Logistics Support Base Strengthens the Brazilian Army

Versão português

Wilson Aquino

From the rice and beans served each day to the Troops in the barracks to the rockets produced under the Army’s Strategic ASTROS 2020 Project, all of the items that supply the Ground Force pass through one of the seven Military Organizations (OMs) that make up the Brazilian Army Logistics Support Base (BaApLogEx).

“The base handles the logistics for everything in the supply chain. And if we don’t handle it, it’s because we don’t use it!” said Major General Ronaldo Barcellos Ferreira de Araújo, Commander of the Army Logistics Support Base in Rio Janeiro.

The Military created the Logistics Support Base in 2009 to centralize supply operations for the Brazilian Army and to ensure the Soldiers are always well-equipped.

“Our Army is divided into military regions, each with its own supply needs and its respective depots," Maj. Gen. Barcellos said. "However, there was no organization that supported the Army as a whole.”

To achieve that goal, the Base is responsible for distributing equipment and supplies to Soldiers throughout the country. Brazil is the the fifth-largest country on the planet, covering about 8.5 million square kilometers, so keeping the Troops equipped and supplied is a major challenge. As he spoke with Diálogo , the General awaited the return of a supply convoy from Porto Velho, Rondônia, about 3,500 kilometers from Rio de Janeiro.

“Ammunition, weapons, and some materials that are not available in the north are acquired and delivered in Rio de Janeiro and then transported there,” he said.

Soldiers make the trip from Rio de Janeiro to the north region, which takes 30 to 40 days round-trip, eight times a year. Each convoy is made up of more than 10 trucks, which deliver material to the Military units located along the route. When supply Troops reach Porto Velho, they transfer the supplies from the trucks to barges, which then continue on to Manaus, Amazonas.

“And from Manaus [they continue on] until the city of Barcelos, in Amazonas state,” Maj. Gen. Barcellos explained.

The Logistics Studies Division is deploying the most efficient methods to keep the Army well-equipped and supplied. For example, in the case of supplies sent to the northern region, for example, when the trucks arrived in Porto Velho, they were loaded onto barges to continue along to Manaus. Now, the trucks dispatch the supplies in containers which are transported by barges and then return to the base in Rio de Janeiro.

“That used to require an additional 15 days for a vehicle [truck] that was loaded on the barge,” Maj. Gen. Barcellos said, adding that over the past two years, none of the convoys had been involved in an accident. “That’s the most important thing. It shows that our personnel are well-trained and that safety is of the utmost concern.”

Supplies sent to support MINUSTAH

The Base Command supplies Troops overseas as well as those in Brazil. The Import and Export Division sends supplies to Soldiers serving in the United Nations Stabilization Mission in Haiti (MINUSTAH).

“All of the Brazilian Army assets sent to Haiti are the responsibility of the base. And that’s no small thing. Most recently, we sent 36 new vehicles,” said Maj. Gen. Barcellos, who pointed out that sending so much equipment to another country in a Brazilian Navy ship, “projects power.”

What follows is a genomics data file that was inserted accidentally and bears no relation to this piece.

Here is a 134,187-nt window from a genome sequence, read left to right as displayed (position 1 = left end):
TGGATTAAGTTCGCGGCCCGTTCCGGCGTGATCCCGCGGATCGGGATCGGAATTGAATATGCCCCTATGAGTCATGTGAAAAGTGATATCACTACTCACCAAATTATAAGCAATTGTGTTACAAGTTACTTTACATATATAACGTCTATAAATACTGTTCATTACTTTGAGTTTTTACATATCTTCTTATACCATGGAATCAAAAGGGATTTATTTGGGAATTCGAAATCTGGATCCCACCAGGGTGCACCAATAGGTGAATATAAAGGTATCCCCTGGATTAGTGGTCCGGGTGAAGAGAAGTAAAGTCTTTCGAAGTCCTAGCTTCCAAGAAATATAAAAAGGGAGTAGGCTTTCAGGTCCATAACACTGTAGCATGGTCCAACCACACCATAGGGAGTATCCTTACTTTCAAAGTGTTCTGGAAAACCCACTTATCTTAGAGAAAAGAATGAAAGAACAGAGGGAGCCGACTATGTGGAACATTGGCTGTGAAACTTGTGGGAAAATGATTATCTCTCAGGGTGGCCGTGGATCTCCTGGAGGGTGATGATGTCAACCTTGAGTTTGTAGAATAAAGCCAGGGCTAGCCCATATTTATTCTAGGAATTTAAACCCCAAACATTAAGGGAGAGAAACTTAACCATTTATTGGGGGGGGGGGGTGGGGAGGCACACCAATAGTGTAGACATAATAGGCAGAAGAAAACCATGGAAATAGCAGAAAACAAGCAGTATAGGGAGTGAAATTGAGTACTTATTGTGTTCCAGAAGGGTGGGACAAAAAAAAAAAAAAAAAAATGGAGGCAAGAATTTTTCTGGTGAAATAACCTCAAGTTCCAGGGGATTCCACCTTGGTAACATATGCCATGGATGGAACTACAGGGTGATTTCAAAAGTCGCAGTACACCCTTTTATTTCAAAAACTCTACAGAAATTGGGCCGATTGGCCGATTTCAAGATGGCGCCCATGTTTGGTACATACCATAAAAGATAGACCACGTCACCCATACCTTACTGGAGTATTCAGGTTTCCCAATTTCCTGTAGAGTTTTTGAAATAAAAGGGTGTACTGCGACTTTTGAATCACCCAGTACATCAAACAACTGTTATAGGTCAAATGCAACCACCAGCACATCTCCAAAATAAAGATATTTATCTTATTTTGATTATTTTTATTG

“When we transport a range of vehicles and weapons across 5,000 kilometers with vessels from our own Navy, this sends the message: ‘OK; these guys have the capacity to complete the mission.’ ”

The work of the base is interconnected and flows naturally among the seven OMs that make up the Logistics Support Base.

“For example, all of the weapons and ammunition purchased by the Army are delivered to the Central Weapons Depot at Vila Militar in Deodoro, Rio de Janeiro, and to the Central Ammunition Depot in Paracambi, which is also in Rio,” he said. “Before the equipment is distributed to the Military Regions by the Central Transport Establishment, they are tested by the Weapons Maintenance Battalion.”

Base was instrumental during 2014 World Cup

The base was put to the test during the 2014 World Cup. As greater number of Troops were deployed to provide security, the First Supply Depot in Rio de Janeiro increased its support. Depot Soldiers distributed large amounts of weapons and ammunition including some which were imported from other countries.

“There was a week where our personnel were at the ports and airports every single day,” Maj. Gen. Barcellos said.

At the port, depot personnel quickly unloaded equipment, such as holographic sights, Mossberg 12 caliber rifles, 37mm grenade launchers, then delivered the gear to the Central Weapons Depot in Paracambi, Rio de Janeiro. From there, depot Soldiers quickly distributed the equipment to Troops in the field, sometimes by plane.

Depot personnel are preparing to supply Troops who will provide security for the upcoming 2016 Rio Olympics.

“I’m just talking about the Base Commander’s responsibility, but we know that we’re going to have to support a significant level of Troops who will be deployed to Rio de Janeiro [due to the 2016 Olympics],” Maj. Gen. Barcellos said. The weapons and vehicles currently assigned to the Complexo da Maré Pacification Mission might be utilized. “Everything is done in coordination with the Eastern Military Command. We fit ourselves into their planning.”

Maj. Gen. Barcellos, who has had a wide array of assignments during his 38-year Military career, is planning for at least 90 days of intense work during the Olympics.

“We have to support the Troops before and after the mobilization,” he said. “We cannot suddenly remove thousands of Troops from Rio de Janeiro. You have to return the materials, the facilities … it’s a whole other operation.”


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